AbstractPlant roots stabilise soil via mechanical reinforcement and by increasing soil matric suction through root-water uptake. However, previous research studies have focused on the mechanical reinforcement without the hydrological effect. In realistic cases, root-soil interaction modelling through hydro-mechanical mechanism is needed. It is known that an increased suction can increase soil shear strength, which will therefore affect the mechanical root reinforcement, but this coupling effect is not quantified. In addition, most of the existing models lack the fundamental features of partially saturated soil behaviour and therefore the real performance is not modelled.
This project uses numerical modelling by the Finite Element (FE) Method, employing a sophisticated hypoplastic soil model to realistically capture suction-induced change in soil behaviour in partially saturated clay. Also, the FE analysis considers fully coupled flow deformation behaviour with a definition of the soil water characteristic.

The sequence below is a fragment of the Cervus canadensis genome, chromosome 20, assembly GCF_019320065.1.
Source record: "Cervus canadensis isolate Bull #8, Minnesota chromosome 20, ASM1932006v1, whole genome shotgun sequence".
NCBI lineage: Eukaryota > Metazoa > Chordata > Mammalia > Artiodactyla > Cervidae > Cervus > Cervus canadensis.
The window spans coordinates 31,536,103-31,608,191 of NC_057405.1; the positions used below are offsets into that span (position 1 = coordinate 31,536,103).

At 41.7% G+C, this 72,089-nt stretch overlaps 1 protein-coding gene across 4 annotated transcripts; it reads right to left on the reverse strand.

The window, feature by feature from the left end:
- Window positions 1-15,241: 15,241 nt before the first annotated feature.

FE models of soil translating transversely past a root were developed and validated against saturated cases from the literature. Parametric studies were then performed to identify factors affecting root reinforcement, including root embedment depth, loading rate, loading direction and soil degree of saturation. Based on the simulation results, semi-empirical design charts are proposed to estimate the mechanical strength of root reinforced soil under varying hydrological conditions for different practical applications including slope stabilisation and tree wind throw.
|Date of Award||2022|
|Supervisor||Jonathan Knappett (Supervisor) & Anthony Leung (Supervisor)|
- Root-soil interaction
- Hydro-mechanical reinforcement
- Numerical modelling
- Finite element method
- Analytical model